Construction Industry Veteran Tapped To Lead KDOT

TOPEKA, Kan. (WIBW) - The owner of a McPherson construction company is the new head of the Kansas Department of Transportation.

Gov. Sam Brownback introduced Mike King as his choice for the post Friday in a Statehouse news conference.

King has more than 30 years of private sector experience in transportation and energy construction. He's grown his company from a local concrete contractor to a premier player in the oil and gas industrial marketplace.

Brownback says King's knowledge of the industry - having "sweat in Kansas roads" - will help him successfully lead KDOT.

"KDOT plays an important role in growing our state’s economy, overseeing the infrastructure that businesses depend upon to get their products to market,” Brownback said. “As KDOT Secretary, Mike will bring a fresh perspective. He understands the meaning of hard work and has had the blisters to prove it. Mike’s hands-on experience and construction knowledge will be instrumental as we work to maintain our nationally recognized highways and implement T-WORKS.”

King says his company isn't involved in any state highway projects and concentrates on projects for the oil and gas industry. However, he said, he will put his interests in a blind trust.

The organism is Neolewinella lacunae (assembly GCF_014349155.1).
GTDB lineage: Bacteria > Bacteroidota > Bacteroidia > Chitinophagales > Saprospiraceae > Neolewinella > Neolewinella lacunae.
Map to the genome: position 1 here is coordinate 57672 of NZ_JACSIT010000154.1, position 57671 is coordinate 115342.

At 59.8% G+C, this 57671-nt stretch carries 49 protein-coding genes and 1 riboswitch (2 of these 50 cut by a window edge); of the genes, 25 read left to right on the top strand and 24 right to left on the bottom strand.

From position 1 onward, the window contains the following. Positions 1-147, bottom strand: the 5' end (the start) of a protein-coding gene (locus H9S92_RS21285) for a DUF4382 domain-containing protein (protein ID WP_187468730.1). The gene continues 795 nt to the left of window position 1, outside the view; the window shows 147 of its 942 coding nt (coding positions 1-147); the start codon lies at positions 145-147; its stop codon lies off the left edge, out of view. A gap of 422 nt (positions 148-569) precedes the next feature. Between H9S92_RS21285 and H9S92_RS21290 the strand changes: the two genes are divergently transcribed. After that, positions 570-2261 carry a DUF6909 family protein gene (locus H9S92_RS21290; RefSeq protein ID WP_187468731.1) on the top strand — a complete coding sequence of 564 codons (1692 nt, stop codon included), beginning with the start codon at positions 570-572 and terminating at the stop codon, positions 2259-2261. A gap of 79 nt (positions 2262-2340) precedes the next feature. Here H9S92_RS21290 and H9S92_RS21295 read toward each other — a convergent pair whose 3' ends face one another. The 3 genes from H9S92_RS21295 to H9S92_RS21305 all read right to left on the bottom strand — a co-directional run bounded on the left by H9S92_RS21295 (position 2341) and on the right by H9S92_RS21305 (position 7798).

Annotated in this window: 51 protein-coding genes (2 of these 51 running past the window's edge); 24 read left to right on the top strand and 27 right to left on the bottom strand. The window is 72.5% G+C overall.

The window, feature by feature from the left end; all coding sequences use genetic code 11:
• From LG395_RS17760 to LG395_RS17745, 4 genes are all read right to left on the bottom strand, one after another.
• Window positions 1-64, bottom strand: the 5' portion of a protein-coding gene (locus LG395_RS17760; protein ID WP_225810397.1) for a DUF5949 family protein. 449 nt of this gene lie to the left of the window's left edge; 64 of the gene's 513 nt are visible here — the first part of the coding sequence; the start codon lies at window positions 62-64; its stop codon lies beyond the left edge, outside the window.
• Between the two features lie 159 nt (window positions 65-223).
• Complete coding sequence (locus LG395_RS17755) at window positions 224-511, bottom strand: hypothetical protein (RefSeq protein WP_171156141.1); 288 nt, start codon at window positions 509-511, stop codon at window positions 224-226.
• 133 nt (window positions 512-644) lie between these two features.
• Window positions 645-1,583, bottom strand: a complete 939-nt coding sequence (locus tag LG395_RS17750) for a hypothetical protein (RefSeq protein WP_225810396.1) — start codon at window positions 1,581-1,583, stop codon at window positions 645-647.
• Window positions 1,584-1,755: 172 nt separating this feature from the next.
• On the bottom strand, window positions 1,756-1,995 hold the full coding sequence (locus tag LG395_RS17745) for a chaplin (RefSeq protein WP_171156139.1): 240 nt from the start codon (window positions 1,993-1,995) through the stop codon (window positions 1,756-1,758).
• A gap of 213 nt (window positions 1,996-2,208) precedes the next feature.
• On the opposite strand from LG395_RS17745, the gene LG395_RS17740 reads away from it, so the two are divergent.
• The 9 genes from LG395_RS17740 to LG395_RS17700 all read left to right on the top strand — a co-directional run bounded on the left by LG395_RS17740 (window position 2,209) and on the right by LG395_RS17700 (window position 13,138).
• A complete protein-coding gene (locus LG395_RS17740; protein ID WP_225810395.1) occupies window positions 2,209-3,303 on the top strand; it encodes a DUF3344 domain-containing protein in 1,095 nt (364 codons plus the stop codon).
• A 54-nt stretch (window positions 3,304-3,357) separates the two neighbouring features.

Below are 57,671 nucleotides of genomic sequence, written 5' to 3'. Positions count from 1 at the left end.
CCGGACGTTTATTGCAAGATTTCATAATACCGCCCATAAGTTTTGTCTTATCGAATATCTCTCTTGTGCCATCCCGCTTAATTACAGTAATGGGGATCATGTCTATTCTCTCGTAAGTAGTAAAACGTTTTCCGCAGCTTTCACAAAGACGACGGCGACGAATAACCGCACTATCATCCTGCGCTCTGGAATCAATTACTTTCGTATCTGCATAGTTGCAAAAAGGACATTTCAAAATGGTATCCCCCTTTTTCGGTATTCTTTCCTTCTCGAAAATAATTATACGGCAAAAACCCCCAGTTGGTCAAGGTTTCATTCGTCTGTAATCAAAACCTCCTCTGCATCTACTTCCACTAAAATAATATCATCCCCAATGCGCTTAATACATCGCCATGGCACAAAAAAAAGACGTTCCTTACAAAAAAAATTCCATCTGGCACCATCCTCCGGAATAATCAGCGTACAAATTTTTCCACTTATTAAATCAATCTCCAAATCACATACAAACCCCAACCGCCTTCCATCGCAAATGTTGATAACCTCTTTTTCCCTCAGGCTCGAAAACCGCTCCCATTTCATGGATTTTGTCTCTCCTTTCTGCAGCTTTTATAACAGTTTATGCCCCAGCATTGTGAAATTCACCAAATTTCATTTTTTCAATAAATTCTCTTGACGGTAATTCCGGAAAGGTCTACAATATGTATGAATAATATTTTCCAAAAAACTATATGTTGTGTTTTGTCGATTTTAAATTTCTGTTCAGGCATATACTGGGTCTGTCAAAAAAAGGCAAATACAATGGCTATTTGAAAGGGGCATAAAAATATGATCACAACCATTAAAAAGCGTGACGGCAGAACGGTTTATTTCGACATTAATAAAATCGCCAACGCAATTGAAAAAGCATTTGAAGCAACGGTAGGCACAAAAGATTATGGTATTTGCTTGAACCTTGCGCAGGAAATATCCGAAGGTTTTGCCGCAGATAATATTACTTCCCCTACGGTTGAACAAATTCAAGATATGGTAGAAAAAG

“This position allows me the opportunity to serve my state and the people that make Kansas a great place to live and do business,” King said. “My experience in the construction industry and as a business owner provides me with the knowledge and understanding that I believe can be beneficial to KDOT in the improvement and expansion of the state’s infrastructure. I am excited to work with lawmakers, other state agencies, and the current employees to achieve the goals set forth by Governor Brownback through his Roadmap for Kansas.”

King's appointment requires Senate confirmation. He'll replace Barb Rankin, formerly KDOT's chief counsel, who became acting secretary in December following the resignation of Deb Miller. Miller stepped down after nearly nine years as secretary to take a private-sector job.

Brownback also reiterated his commitment to fully funding planned state highway projects, saying he won't raid transportation funding to balance the state's budget.

“Completing T-WORKS will provide safety enhancements, improve commute times, and make the kind of infrastructure improvements that will help spur economic growth and create jobs,” Brownback said.

The Associated Press contributed to this report.


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